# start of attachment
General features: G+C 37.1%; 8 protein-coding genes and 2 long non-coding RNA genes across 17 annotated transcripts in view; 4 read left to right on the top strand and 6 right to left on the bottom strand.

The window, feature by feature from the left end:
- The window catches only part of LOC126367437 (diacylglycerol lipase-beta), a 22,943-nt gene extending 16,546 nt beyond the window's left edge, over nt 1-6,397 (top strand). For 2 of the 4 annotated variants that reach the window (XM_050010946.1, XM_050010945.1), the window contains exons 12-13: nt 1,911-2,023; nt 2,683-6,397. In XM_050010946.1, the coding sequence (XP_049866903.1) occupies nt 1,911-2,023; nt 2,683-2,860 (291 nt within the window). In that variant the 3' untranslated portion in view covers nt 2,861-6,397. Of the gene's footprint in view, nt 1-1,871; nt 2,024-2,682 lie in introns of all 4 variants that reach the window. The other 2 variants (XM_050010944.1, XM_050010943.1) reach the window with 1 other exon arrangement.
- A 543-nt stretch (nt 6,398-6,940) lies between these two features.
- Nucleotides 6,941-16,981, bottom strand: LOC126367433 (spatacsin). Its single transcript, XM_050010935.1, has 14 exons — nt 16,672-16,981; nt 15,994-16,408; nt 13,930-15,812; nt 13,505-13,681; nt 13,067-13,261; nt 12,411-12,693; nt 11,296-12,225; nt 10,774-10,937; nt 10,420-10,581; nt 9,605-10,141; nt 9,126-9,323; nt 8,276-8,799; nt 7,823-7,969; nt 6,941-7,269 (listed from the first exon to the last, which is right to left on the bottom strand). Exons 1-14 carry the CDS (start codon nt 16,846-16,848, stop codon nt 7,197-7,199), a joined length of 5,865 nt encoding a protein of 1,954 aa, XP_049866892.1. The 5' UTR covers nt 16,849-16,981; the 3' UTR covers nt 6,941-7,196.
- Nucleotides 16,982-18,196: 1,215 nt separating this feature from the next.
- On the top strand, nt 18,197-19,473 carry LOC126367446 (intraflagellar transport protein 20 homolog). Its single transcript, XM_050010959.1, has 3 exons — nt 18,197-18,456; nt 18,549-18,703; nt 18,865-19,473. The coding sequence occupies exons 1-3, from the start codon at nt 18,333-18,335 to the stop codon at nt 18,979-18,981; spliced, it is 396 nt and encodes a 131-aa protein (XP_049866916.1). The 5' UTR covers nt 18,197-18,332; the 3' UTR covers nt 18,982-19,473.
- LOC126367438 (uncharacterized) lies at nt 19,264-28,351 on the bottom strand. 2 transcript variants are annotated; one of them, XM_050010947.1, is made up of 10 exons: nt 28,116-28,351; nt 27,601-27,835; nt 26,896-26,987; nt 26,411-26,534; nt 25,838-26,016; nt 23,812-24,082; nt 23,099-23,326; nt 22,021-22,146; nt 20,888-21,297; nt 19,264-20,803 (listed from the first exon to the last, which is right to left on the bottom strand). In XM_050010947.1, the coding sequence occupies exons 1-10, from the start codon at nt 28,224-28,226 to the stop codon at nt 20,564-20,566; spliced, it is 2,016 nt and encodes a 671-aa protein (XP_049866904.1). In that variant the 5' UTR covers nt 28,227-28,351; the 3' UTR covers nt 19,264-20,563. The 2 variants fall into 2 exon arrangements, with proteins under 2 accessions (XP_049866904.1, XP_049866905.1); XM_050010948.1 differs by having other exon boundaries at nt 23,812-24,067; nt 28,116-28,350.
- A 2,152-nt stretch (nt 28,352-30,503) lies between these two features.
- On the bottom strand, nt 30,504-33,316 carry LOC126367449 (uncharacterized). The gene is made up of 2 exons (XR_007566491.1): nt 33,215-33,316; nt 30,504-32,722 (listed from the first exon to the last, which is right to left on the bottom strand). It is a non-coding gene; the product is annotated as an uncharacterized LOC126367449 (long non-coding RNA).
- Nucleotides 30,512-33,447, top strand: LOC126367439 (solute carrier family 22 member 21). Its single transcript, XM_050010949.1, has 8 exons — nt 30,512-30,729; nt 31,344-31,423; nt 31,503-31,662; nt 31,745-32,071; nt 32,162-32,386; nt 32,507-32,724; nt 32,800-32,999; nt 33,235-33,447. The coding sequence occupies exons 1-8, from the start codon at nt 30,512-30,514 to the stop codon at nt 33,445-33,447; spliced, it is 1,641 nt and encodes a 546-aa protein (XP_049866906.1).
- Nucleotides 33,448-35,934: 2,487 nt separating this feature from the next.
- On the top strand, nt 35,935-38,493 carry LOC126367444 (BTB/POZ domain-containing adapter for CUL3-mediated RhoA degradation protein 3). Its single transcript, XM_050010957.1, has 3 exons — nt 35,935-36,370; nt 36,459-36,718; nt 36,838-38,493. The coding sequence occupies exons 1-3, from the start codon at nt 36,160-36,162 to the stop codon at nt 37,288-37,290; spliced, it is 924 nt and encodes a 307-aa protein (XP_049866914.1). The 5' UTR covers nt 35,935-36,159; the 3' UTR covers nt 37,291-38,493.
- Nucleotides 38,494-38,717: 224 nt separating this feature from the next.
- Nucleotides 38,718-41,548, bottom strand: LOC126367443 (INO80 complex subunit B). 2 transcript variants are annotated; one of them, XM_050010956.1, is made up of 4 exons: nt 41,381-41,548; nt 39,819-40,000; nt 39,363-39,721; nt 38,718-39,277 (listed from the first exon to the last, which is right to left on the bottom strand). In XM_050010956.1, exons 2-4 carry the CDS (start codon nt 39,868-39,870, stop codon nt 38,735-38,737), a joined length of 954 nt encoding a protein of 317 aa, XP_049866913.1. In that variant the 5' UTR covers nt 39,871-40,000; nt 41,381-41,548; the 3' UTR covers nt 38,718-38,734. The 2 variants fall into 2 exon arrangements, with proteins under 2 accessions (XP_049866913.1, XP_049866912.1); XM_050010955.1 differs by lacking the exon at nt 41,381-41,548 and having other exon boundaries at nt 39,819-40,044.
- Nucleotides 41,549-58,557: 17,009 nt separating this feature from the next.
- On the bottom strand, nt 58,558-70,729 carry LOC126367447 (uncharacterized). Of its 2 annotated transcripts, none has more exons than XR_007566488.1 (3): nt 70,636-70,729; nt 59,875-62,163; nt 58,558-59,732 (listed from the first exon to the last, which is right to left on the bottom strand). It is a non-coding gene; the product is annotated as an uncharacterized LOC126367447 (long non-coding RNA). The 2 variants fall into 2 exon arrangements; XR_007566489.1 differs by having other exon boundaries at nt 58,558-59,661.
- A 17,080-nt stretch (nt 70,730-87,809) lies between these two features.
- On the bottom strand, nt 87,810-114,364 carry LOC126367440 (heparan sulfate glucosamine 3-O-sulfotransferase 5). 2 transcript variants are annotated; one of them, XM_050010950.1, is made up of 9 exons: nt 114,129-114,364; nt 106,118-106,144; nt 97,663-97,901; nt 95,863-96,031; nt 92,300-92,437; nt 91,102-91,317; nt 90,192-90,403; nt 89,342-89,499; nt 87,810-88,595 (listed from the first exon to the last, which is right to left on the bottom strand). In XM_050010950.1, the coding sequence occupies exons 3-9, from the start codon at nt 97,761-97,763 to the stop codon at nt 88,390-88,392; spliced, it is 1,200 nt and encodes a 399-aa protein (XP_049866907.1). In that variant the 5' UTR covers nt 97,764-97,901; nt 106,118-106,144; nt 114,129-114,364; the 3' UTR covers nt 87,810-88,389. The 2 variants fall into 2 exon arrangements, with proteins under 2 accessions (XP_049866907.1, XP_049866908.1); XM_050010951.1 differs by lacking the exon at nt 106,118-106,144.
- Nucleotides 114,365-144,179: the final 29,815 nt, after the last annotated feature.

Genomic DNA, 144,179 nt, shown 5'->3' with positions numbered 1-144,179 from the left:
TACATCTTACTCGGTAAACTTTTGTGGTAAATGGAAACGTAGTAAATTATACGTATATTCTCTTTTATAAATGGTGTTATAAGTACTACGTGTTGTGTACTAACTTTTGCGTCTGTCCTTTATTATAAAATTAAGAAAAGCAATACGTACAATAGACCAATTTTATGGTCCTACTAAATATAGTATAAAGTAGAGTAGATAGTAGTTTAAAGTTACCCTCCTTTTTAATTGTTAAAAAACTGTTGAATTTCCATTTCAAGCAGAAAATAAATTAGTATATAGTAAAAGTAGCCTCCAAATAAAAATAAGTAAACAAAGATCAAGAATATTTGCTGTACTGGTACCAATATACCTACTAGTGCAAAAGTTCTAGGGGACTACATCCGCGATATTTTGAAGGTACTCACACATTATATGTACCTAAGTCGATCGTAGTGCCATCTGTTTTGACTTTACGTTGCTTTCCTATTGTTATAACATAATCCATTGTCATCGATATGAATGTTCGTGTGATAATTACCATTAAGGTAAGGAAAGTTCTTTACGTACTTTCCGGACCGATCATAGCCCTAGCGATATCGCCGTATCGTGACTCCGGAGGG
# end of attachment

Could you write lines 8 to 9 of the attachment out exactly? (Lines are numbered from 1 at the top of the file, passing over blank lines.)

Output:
- LOC126367438 (uncharacterized) lies at nt 19,264-28,351 on the bottom strand. 2 transcript variants are annotated; one of them, XM_050010947.1, is made up of 10 exons: nt 28,116-28,351; nt 27,601-27,835; nt 26,896-26,987; nt 26,411-26,534; nt 25,838-26,016; nt 23,812-24,082; nt 23,099-23,326; nt 22,021-22,146; nt 20,888-21,297; nt 19,264-20,803 (listed from the first exon to the last, which is right to left on the bottom strand). In XM_050010947.1, the coding sequence occupies exons 1-10, from the start codon at nt 28,224-28,226 to the stop codon at nt 20,564-20,566; spliced, it is 2,016 nt and encodes a 671-aa protein (XP_049866904.1). In that variant the 5' UTR covers nt 28,227-28,351; the 3' UTR covers nt 19,264-20,563. The 2 variants fall into 2 exon arrangements, with proteins under 2 accessions (XP_049866904.1, XP_049866905.1); XM_050010948.1 differs by having other exon boundaries at nt 23,812-24,067; nt 28,116-28,350.
- A 2,152-nt stretch (nt 28,352-30,503) lies between these two features.